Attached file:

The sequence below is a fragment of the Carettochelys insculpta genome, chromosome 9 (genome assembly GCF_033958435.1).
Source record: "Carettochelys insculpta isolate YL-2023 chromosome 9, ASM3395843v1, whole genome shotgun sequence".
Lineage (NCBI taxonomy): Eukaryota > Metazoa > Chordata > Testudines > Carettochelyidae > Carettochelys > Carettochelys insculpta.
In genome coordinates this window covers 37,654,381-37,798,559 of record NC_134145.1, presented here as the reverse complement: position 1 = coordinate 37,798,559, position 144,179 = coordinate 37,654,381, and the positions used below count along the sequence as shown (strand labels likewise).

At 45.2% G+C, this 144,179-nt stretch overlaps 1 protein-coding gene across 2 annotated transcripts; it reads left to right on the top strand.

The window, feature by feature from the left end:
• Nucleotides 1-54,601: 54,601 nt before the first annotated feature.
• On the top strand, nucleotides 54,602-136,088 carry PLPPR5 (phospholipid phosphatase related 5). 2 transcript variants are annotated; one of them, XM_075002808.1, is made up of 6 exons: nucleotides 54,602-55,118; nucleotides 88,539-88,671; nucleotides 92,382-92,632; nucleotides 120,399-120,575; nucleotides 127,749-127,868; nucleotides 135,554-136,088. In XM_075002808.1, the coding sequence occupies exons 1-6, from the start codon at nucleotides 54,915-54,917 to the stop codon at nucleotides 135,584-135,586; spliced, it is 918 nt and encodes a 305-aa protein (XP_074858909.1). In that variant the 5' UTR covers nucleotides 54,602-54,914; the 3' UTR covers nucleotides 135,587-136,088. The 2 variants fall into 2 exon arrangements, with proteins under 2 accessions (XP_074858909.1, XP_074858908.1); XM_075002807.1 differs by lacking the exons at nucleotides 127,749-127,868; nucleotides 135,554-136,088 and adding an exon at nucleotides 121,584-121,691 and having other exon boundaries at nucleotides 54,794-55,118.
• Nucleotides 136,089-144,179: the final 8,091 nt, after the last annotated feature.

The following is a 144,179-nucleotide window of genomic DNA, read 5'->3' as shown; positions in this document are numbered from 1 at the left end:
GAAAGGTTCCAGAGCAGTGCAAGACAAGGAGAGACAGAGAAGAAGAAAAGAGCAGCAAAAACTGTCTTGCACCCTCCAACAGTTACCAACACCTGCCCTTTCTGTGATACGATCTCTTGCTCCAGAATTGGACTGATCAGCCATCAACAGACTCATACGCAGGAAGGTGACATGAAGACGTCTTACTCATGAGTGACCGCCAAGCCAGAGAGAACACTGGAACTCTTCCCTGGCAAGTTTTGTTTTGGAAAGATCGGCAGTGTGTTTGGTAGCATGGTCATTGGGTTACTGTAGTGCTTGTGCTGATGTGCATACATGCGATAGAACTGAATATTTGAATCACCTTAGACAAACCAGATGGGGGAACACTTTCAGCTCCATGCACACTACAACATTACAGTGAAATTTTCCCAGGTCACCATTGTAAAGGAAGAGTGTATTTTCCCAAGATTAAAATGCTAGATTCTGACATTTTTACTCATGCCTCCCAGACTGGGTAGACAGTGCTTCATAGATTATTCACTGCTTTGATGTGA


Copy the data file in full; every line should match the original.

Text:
The sequence below is a fragment of the Carettochelys insculpta genome, chromosome 9 (genome assembly GCF_033958435.1).
Source record: "Carettochelys insculpta isolate YL-2023 chromosome 9, ASM3395843v1, whole genome shotgun sequence".
Lineage (NCBI taxonomy): Eukaryota > Metazoa > Chordata > Testudines > Carettochelyidae > Carettochelys > Carettochelys insculpta.
In genome coordinates this window covers 37,654,381-37,798,559 of record NC_134145.1, presented here as the reverse complement: position 1 = coordinate 37,798,559, position 144,179 = coordinate 37,654,381, and the positions used below count along the sequence as shown (strand labels likewise).

At 45.2% G+C, this 144,179-nt stretch overlaps 1 protein-coding gene across 2 annotated transcripts; it reads left to right on the top strand.

The window, feature by feature from the left end:
• Nucleotides 1-54,601: 54,601 nt before the first annotated feature.
• On the top strand, nucleotides 54,602-136,088 carry PLPPR5 (phospholipid phosphatase related 5). 2 transcript variants are annotated; one of them, XM_075002808.1, is made up of 6 exons: nucleotides 54,602-55,118; nucleotides 88,539-88,671; nucleotides 92,382-92,632; nucleotides 120,399-120,575; nucleotides 127,749-127,868; nucleotides 135,554-136,088. In XM_075002808.1, the coding sequence occupies exons 1-6, from the start codon at nucleotides 54,915-54,917 to the stop codon at nucleotides 135,584-135,586; spliced, it is 918 nt and encodes a 305-aa protein (XP_074858909.1). In that variant the 5' UTR covers nucleotides 54,602-54,914; the 3' UTR covers nucleotides 135,587-136,088. The 2 variants fall into 2 exon arrangements, with proteins under 2 accessions (XP_074858909.1, XP_074858908.1); XM_075002807.1 differs by lacking the exons at nucleotides 127,749-127,868; nucleotides 135,554-136,088 and adding an exon at nucleotides 121,584-121,691 and having other exon boundaries at nucleotides 54,794-55,118.
• Nucleotides 136,089-144,179: the final 8,091 nt, after the last annotated feature.

The following is a 144,179-nucleotide window of genomic DNA, read 5'->3' as shown; positions in this document are numbered from 1 at the left end:
GAAAGGTTCCAGAGCAGTGCAAGACAAGGAGAGACAGAGAAGAAGAAAAGAGCAGCAAAAACTGTCTTGCACCCTCCAACAGTTACCAACACCTGCCCTTTCTGTGATACGATCTCTTGCTCCAGAATTGGACTGATCAGCCATCAACAGACTCATACGCAGGAAGGTGACATGAAGACGTCTTACTCATGAGTGACCGCCAAGCCAGAGAGAACACTGGAACTCTTCCCTGGCAAGTTTTGTTTTGGAAAGATCGGCAGTGTGTTTGGTAGCATGGTCATTGGGTTACTGTAGTGCTTGTGCTGATGTGCATACATGCGATAGAACTGAATATTTGAATCACCTTAGACAAACCAGATGGGGGAACACTTTCAGCTCCATGCACACTACAACATTACAGTGAAATTTTCCCAGGTCACCATTGTAAAGGAAGAGTGTATTTTCCCAAGATTAAAATGCTAGATTCTGACATTTTTACTCATGCCTCCCAGACTGGGTAGACAGTGCTTCATAGATTATTCACTGCTTTGATGTGA